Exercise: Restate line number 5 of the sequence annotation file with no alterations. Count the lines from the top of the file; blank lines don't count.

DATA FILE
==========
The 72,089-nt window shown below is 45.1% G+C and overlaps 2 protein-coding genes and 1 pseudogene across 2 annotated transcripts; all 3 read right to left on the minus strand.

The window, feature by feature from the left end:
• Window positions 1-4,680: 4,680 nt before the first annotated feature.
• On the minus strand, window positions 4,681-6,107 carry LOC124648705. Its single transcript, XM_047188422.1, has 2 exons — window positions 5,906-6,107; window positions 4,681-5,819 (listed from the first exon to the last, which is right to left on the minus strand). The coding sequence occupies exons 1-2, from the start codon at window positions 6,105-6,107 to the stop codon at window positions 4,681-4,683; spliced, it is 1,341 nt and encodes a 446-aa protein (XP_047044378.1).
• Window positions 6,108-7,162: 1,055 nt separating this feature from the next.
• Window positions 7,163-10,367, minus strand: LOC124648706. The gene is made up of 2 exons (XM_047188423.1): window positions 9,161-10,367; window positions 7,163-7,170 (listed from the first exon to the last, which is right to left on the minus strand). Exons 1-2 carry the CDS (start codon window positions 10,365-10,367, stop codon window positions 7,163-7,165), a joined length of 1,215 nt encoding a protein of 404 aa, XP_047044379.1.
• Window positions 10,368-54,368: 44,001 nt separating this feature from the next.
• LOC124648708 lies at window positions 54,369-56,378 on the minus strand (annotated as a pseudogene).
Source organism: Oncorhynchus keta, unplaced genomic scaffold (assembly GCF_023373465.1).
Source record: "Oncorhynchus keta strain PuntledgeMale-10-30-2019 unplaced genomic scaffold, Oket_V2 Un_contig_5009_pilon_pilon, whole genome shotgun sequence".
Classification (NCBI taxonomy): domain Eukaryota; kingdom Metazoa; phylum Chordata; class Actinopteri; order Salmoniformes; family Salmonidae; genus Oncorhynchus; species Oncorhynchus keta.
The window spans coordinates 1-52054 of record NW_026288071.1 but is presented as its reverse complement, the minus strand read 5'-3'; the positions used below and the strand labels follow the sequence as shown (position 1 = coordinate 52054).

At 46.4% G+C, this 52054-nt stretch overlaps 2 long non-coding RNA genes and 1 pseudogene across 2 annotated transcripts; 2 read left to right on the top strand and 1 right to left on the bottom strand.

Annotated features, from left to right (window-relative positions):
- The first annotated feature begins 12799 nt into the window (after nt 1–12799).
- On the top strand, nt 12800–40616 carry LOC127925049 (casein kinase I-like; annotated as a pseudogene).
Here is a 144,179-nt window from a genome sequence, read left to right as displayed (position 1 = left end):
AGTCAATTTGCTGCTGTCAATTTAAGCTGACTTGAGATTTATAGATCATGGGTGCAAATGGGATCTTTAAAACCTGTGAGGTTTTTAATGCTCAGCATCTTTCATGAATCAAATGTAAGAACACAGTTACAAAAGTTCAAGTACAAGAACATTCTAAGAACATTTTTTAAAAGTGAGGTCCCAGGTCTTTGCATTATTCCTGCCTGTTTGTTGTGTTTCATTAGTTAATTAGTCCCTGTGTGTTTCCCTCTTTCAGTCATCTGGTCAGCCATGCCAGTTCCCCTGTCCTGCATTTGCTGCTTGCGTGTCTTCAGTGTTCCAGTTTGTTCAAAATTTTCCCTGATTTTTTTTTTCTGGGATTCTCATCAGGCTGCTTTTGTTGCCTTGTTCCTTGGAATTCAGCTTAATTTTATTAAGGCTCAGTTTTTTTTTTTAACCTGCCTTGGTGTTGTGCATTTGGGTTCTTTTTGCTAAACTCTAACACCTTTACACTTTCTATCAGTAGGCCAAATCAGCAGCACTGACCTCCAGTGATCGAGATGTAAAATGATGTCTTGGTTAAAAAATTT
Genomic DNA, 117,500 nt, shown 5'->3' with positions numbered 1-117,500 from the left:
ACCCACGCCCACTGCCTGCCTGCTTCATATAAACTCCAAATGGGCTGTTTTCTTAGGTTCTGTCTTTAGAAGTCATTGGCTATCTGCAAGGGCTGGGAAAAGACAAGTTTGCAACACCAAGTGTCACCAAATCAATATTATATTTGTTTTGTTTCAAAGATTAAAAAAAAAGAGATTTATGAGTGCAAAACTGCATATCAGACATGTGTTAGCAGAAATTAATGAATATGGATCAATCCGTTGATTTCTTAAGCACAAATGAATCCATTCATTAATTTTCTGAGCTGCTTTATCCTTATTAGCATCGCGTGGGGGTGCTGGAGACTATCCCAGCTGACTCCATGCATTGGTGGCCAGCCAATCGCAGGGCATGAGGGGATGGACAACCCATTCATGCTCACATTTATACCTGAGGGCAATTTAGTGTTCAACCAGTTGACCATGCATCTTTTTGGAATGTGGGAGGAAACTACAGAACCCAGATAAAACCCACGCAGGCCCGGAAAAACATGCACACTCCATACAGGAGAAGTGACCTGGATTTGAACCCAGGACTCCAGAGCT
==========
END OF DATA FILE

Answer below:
• Window positions 6,108-7,162: 1,055 nt separating this feature from the next.